WaterAid Liberia has called for access to clean water for all, and stronger protections against overuse and misuse of the water supply.
In a new report, “Below the Surface”, WaterAid warns that unsustainable production of products for export, combined with consumers’ increasing desire for water-intensive products, may leave poor communities struggling to access clean water.
WaterAid Liberia is calling for better regulation and allocation to water, to ensure basic needs for water are prioritised.
The charity says while exports of food and goods are important sources of income, production must be made sustainable, and industrial and agricultural use of water should not be prioritised over people’s ability to get water for their basic needs.
Some 844 million people around the world are denied access to clean water simply because of who they are, how much money they have, or where they live.
Lacking access to this human right means people are deprived of an equal chance to be healthy, educated and financially secure.
Just under two-thirds of the world’s population, or close to 4 billion people, live in physically water-scarce areas, where for at least part of the year demand exceeds supply. This number is expected to go up to 5 billion by 2050.
Currently, water quality in Liberia and access to clean water-of the 4.5 million Liberian population, more than one million are unable to access safe drinking water.
WaterAid Liberia Country Director, Chuchu Selma said this World Water Day, some 1.5 million people in Liberia are still without a source of clean water close to home.
According to him, this means lost education, lost opportunities and hundreds of lost lives each year. He said the time to act is now.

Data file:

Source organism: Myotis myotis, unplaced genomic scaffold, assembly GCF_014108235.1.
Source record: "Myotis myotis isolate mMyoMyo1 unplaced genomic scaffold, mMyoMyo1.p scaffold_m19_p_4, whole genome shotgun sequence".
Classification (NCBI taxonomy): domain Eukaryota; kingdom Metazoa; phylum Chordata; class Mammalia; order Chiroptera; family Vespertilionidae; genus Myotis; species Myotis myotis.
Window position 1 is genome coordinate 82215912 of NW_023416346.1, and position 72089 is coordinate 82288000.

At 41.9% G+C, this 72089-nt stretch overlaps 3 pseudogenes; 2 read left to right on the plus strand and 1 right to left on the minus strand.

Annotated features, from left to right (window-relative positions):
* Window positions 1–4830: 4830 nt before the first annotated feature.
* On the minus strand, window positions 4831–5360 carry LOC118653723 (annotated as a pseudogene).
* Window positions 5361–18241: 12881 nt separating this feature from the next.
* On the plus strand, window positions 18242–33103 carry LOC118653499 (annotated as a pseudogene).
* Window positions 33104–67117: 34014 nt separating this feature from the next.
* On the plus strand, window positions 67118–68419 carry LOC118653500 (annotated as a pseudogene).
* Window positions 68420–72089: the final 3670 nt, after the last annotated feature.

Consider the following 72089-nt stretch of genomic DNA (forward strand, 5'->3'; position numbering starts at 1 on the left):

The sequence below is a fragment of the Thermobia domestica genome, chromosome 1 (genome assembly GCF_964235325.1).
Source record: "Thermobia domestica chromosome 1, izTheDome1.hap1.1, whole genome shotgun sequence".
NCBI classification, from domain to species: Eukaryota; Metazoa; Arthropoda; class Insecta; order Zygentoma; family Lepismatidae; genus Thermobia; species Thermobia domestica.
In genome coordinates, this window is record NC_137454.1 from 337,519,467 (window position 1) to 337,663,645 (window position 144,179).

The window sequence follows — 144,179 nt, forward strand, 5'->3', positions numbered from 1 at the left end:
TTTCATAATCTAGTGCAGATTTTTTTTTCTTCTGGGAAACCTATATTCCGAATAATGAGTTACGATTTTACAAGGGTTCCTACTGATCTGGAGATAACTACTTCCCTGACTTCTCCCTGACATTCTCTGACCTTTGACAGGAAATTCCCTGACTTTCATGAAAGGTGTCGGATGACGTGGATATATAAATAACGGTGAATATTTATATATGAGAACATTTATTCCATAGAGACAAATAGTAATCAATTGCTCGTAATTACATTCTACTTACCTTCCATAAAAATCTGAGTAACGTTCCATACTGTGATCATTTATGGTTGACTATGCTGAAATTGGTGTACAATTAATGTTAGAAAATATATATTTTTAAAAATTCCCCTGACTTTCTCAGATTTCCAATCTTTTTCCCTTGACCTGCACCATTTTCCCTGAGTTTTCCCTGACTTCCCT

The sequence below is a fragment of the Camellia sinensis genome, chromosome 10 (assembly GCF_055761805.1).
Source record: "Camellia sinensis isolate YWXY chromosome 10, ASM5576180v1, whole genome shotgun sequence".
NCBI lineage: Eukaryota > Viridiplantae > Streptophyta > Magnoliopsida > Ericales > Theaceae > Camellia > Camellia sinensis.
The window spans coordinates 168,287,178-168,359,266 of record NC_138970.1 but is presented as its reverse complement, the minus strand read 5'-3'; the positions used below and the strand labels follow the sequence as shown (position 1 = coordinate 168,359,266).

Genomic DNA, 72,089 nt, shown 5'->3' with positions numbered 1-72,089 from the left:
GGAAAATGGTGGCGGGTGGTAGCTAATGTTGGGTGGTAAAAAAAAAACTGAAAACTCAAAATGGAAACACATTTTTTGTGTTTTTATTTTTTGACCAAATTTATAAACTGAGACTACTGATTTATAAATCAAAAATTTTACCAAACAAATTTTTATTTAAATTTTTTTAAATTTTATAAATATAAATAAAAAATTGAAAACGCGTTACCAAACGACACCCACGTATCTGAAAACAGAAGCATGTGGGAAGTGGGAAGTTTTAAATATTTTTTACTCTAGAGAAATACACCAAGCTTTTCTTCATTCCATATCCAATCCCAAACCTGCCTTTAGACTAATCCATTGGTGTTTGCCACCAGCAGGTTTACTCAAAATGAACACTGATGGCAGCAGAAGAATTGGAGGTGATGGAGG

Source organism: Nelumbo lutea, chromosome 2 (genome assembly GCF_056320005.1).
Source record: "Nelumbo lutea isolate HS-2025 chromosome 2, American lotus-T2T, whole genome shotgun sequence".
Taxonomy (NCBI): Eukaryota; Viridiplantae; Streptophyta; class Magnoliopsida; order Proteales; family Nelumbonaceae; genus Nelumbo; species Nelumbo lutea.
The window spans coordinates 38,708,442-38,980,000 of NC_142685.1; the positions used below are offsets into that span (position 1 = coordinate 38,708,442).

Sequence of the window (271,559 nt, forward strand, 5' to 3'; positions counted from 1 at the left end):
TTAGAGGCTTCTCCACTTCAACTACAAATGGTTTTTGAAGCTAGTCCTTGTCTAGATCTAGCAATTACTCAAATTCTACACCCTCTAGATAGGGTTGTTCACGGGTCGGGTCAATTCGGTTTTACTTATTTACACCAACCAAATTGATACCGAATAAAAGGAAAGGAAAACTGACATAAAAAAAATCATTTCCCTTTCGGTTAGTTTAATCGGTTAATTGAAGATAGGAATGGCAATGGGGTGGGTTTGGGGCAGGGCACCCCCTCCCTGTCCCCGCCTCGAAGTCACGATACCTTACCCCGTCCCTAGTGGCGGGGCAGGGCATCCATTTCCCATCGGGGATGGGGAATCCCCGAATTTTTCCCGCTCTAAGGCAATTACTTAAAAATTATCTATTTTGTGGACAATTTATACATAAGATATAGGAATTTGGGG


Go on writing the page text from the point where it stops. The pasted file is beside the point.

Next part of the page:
Mr. Selma further noted: “we must ensure that we protect our precious water supplies for the future, and ensure that we reach everyone with this basic for life, leaving no one behind’.
World leaders have promised to address this crisis by 2030 through United Nations Sustainable Development Goal 6.
For his part, WaterAid Chief Executive, Tim Wainwright said: “This World Water Day, we are more determined than ever to make clean water, decent toilets and good hygiene normal for everyone everywhere, by 2030. Unequal access to water and rapidly growing water scarcity, fuelled by a growing demand on water resources and the impact of climate and population changes, traps people in poverty and limits potential.
“The push for economic development must not imperil current and future generations’ access to water. There can be no sustainable economic development without access to water for all.”
WaterAid is working to make clean water, decent toilets and good hygiene normal for everyone, everywhere within a generation. The international not-for-profit organisation works in 34 countries to change the lives of the poorest and most marginalised people. Since 1981, WaterAid has reached 25.8 million people with clean water and 25.1 million people with decent toilets. For more information, visit www.wateraid.org, follow @wateraid or @WaterAidPress on Twitter, or find WaterAid UK on Facebook at www.facebook.com/wateraid.
844 million people in the world – one in nine – do not have clean water close to home.
2.3 billion people in the world – almost one in three – do not have a decent toilet of their own.
Around 289,000 children under five die every year from diarrhoeal diseases caused by poor water and sanitation. That’s almost 800 children a day, or one child every two minutes.
Every £1 invested in water and toilets returns an average of £4 in increased productivity. Just £15 can provide one person with clean water.